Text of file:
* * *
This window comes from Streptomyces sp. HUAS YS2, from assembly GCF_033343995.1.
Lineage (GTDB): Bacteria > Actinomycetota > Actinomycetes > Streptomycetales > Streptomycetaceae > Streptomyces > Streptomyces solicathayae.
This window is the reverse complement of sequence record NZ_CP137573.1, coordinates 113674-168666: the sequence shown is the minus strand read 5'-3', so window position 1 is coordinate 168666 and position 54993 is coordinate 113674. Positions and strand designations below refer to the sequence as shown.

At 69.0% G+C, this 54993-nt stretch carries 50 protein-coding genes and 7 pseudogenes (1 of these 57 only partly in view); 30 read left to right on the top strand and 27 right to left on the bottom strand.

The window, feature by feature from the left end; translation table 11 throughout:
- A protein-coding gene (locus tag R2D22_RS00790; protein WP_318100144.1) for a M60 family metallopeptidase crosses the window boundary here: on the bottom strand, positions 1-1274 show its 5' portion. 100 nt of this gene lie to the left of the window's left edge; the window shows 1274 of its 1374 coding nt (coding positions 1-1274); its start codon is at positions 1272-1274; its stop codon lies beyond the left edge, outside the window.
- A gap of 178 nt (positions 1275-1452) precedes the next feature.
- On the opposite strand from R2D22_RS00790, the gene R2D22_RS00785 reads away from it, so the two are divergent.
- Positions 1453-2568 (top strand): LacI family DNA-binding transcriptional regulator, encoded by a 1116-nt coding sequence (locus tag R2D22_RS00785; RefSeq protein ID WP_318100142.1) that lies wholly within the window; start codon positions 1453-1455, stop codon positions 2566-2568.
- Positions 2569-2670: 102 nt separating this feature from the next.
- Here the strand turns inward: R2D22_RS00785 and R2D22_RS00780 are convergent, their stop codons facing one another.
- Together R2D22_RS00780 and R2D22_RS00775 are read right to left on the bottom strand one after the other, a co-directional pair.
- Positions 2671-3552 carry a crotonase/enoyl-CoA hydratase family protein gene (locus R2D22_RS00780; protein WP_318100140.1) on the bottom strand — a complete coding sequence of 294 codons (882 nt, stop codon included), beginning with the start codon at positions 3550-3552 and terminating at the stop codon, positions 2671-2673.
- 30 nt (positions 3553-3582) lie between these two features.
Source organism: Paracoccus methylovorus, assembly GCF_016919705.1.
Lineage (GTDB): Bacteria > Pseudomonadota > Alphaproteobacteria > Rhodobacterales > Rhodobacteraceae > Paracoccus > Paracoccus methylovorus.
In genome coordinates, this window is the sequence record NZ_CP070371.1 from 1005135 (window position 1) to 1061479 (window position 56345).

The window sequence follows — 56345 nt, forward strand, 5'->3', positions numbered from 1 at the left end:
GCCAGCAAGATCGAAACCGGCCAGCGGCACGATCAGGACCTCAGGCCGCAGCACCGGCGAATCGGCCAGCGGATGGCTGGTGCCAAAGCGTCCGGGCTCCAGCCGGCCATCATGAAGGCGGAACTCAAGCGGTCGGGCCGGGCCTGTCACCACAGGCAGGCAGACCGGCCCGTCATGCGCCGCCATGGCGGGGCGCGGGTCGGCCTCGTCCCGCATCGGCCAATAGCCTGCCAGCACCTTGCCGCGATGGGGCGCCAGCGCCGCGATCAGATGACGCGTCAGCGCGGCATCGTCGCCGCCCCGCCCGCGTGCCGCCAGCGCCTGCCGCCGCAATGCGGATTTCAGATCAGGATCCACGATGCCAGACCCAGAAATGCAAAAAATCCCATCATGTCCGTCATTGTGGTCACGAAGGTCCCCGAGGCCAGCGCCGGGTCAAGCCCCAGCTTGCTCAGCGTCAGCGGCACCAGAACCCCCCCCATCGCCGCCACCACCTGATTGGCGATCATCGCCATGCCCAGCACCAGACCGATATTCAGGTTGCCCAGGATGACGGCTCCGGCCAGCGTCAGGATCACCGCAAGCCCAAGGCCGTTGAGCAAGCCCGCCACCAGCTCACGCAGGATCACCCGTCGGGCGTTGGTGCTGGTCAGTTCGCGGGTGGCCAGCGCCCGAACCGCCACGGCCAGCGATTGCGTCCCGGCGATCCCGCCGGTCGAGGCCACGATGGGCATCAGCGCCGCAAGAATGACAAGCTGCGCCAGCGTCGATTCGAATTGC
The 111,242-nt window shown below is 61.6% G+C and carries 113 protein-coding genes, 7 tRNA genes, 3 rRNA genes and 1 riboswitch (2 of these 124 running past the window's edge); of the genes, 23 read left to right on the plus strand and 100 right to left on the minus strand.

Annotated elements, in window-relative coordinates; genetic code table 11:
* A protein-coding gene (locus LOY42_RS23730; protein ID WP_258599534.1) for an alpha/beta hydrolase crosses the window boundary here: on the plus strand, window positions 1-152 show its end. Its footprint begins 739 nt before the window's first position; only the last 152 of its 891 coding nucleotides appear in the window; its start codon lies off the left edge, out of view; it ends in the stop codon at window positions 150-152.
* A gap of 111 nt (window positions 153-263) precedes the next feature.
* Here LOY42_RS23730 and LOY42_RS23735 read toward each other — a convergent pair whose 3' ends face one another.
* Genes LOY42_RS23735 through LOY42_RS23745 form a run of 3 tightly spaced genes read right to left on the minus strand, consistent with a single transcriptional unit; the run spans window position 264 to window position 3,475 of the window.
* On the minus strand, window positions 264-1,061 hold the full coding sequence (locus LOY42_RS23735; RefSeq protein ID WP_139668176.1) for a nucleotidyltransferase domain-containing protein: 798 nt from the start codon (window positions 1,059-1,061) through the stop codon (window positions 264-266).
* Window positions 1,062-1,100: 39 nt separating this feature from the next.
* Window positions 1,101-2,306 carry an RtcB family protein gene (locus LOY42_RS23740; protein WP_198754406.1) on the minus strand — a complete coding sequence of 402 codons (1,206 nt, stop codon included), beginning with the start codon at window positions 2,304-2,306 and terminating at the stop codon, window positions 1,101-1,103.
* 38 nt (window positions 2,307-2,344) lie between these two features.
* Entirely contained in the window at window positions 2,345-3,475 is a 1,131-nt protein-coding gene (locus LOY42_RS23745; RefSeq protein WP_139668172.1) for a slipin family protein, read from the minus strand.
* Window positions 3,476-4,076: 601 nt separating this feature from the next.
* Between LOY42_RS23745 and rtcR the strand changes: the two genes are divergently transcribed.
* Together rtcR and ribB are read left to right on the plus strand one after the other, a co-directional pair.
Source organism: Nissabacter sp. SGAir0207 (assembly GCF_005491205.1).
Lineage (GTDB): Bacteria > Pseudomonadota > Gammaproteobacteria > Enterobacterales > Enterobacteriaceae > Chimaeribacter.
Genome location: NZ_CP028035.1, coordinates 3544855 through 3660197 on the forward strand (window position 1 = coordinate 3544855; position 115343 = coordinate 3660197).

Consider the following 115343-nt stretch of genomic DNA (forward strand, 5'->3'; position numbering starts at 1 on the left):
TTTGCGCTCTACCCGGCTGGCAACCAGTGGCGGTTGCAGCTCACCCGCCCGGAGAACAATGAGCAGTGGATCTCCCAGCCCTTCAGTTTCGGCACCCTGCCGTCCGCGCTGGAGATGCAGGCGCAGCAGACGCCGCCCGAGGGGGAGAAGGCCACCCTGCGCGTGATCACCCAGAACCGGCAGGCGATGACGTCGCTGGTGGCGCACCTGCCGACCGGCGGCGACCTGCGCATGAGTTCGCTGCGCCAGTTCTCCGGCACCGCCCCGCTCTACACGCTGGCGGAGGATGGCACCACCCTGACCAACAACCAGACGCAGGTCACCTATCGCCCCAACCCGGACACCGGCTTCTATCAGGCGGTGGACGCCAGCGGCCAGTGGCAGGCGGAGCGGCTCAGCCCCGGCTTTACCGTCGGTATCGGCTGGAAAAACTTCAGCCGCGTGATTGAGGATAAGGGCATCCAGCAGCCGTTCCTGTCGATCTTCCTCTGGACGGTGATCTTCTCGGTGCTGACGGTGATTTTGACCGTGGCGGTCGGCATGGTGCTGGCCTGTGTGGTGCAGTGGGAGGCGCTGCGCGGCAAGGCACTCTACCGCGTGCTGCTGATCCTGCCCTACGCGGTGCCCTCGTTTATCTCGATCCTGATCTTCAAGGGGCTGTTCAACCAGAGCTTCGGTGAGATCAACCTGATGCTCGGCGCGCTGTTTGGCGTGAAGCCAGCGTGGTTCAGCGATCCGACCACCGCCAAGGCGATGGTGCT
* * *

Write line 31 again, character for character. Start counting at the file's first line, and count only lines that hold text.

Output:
* Window positions 3,476-4,076: 601 nt separating this feature from the next.